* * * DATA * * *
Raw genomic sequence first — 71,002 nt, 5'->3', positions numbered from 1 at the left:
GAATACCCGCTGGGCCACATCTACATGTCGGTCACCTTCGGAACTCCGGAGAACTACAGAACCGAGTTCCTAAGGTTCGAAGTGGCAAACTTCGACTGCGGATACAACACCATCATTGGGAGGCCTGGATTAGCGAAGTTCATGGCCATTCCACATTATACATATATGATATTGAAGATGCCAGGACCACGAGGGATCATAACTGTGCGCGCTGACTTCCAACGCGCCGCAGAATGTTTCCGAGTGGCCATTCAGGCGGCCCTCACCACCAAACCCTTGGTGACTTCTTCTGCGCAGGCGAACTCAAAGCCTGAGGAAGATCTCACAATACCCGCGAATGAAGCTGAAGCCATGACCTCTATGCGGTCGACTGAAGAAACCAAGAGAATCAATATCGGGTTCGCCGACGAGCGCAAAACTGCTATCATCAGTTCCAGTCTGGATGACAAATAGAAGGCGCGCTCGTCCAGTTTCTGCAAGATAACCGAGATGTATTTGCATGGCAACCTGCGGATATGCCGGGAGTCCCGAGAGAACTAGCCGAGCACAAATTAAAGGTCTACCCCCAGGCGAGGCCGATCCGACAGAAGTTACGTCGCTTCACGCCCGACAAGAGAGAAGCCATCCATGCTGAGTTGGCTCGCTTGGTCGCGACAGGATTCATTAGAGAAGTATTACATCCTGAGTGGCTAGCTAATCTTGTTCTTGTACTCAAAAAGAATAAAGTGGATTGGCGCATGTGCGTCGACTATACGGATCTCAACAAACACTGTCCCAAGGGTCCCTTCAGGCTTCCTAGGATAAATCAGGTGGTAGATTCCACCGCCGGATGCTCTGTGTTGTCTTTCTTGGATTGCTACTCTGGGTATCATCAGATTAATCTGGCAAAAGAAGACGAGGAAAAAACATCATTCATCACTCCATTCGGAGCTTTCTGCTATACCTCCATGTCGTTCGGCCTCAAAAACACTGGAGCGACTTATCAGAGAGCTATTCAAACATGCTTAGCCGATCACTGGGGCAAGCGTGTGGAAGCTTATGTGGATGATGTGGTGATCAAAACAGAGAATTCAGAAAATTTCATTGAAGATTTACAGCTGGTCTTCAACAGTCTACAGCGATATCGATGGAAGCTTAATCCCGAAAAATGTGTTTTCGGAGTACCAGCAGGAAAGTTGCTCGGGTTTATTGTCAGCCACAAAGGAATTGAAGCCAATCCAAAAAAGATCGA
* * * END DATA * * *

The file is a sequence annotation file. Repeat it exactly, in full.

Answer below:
Raw genomic sequence first — 71,002 nt, 5'->3', positions numbered from 1 at the left:
GAATACCCGCTGGGCCACATCTACATGTCGGTCACCTTCGGAACTCCGGAGAACTACAGAACCGAGTTCCTAAGGTTCGAAGTGGCAAACTTCGACTGCGGATACAACACCATCATTGGGAGGCCTGGATTAGCGAAGTTCATGGCCATTCCACATTATACATATATGATATTGAAGATGCCAGGACCACGAGGGATCATAACTGTGCGCGCTGACTTCCAACGCGCCGCAGAATGTTTCCGAGTGGCCATTCAGGCGGCCCTCACCACCAAACCCTTGGTGACTTCTTCTGCGCAGGCGAACTCAAAGCCTGAGGAAGATCTCACAATACCCGCGAATGAAGCTGAAGCCATGACCTCTATGCGGTCGACTGAAGAAACCAAGAGAATCAATATCGGGTTCGCCGACGAGCGCAAAACTGCTATCATCAGTTCCAGTCTGGATGACAAATAGAAGGCGCGCTCGTCCAGTTTCTGCAAGATAACCGAGATGTATTTGCATGGCAACCTGCGGATATGCCGGGAGTCCCGAGAGAACTAGCCGAGCACAAATTAAAGGTCTACCCCCAGGCGAGGCCGATCCGACAGAAGTTACGTCGCTTCACGCCCGACAAGAGAGAAGCCATCCATGCTGAGTTGGCTCGCTTGGTCGCGACAGGATTCATTAGAGAAGTATTACATCCTGAGTGGCTAGCTAATCTTGTTCTTGTACTCAAAAAGAATAAAGTGGATTGGCGCATGTGCGTCGACTATACGGATCTCAACAAACACTGTCCCAAGGGTCCCTTCAGGCTTCCTAGGATAAATCAGGTGGTAGATTCCACCGCCGGATGCTCTGTGTTGTCTTTCTTGGATTGCTACTCTGGGTATCATCAGATTAATCTGGCAAAAGAAGACGAGGAAAAAACATCATTCATCACTCCATTCGGAGCTTTCTGCTATACCTCCATGTCGTTCGGCCTCAAAAACACTGGAGCGACTTATCAGAGAGCTATTCAAACATGCTTAGCCGATCACTGGGGCAAGCGTGTGGAAGCTTATGTGGATGATGTGGTGATCAAAACAGAGAATTCAGAAAATTTCATTGAAGATTTACAGCTGGTCTTCAACAGTCTACAGCGATATCGATGGAAGCTTAATCCCGAAAAATGTGTTTTCGGAGTACCAGCAGGAAAGTTGCTCGGGTTTATTGTCAGCCACAAAGGAATTGAAGCCAATCCAAAAAAGATCGA